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A Kid's Guide to Building Forts

"This book won't just get read -- it will be actively put to use!
-David Sobel, author of Children's Special Places
A Kid's Guide to Building Forts

Kids and forts…a natural pairing.
A secret place, a secret password, no adults allowed!

Lean-to’s, dome forts, snow-trench forts, table forts, and 12 more.

Opening with a brief history or forts and reminders about “Safety first!”…this book gives clear instructions for creating 16 different forts in all kinds of climates and environments:

  •           >Indoor or outside
  •           >At the beach
  •           >In the snow
  •           >In the backyard
  •           >In the living room

Easy to follow, step-by-step illustrations include tools and materials lists, plus the ethics of “fort protocol” — who to let in, who to keep out. This unique and indispensable resource will delight kids everywhere… and the grown-ups who care about them.

“This book won’t just get read — it will be actively put to use!”  -David Sobel, author of Children’s Special Places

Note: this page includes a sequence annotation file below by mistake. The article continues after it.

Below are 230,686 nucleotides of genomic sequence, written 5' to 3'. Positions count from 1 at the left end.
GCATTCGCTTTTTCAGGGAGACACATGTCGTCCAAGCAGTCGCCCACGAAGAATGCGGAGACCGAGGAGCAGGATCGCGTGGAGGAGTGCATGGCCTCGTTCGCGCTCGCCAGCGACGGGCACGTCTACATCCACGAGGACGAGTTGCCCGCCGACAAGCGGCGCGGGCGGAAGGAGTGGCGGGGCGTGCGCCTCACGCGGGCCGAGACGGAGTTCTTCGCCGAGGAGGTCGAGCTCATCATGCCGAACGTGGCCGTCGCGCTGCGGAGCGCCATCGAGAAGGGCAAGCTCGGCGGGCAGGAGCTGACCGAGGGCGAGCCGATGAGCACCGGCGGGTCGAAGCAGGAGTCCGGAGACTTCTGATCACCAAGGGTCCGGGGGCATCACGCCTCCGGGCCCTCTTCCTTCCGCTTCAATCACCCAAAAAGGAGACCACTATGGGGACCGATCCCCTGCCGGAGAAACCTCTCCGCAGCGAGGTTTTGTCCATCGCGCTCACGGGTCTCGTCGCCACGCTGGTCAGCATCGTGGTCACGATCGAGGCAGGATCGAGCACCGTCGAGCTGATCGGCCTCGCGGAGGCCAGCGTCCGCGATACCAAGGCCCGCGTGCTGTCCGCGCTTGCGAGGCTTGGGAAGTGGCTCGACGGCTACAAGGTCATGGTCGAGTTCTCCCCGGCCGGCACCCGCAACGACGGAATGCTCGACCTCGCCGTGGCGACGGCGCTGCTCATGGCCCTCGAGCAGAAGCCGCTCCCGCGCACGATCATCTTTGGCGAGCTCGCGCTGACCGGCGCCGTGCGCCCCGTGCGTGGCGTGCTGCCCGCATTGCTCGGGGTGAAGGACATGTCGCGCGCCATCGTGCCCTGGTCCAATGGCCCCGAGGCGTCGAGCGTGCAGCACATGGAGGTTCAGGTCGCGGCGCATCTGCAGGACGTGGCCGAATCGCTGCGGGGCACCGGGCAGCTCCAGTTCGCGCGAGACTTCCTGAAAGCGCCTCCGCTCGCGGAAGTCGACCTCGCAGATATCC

“A great idea book”  -Teacher’s Laboratory

“A handy-dandy book for building forts”  -Progressive Architecture

“An excellent alternative to TV.”  -Parent Council

“This is a GREAT book!”  -Chinaberry Book Service


As a kid I loved forts, and built them wherever and whenever I could. For me, a fort was a place where I could get away and talk with friends, pretend, be alone, and much much more — all without any adults around! I was always on the lookout for new fort designs and building materials. I guess you could say it was a real passion of mine. No wonder I grew up to build my own house in Idaho. After all, aren’t houses just big forts?

As a fiction writer, I found that some of my characters needed a fort for the same reasons I needed them. Forts began to appear in my novels — TUCKER, and JUST CALL ME STUPID. While living in Arizona, my wife, Debbie, came home one day and told me that she had met an editor, and they had gotten to talking, and somehow the subject of forts had come up. Debbie had remembered that years before I had written a book on how to build forts, but it had never gotten published, and was still sitting in my desk drawer. Now the editor she had met wanted to see it. I submitted the manuscript, and just like that, A KIDS’ GUIDE TO BUILDING FORTS got constructed.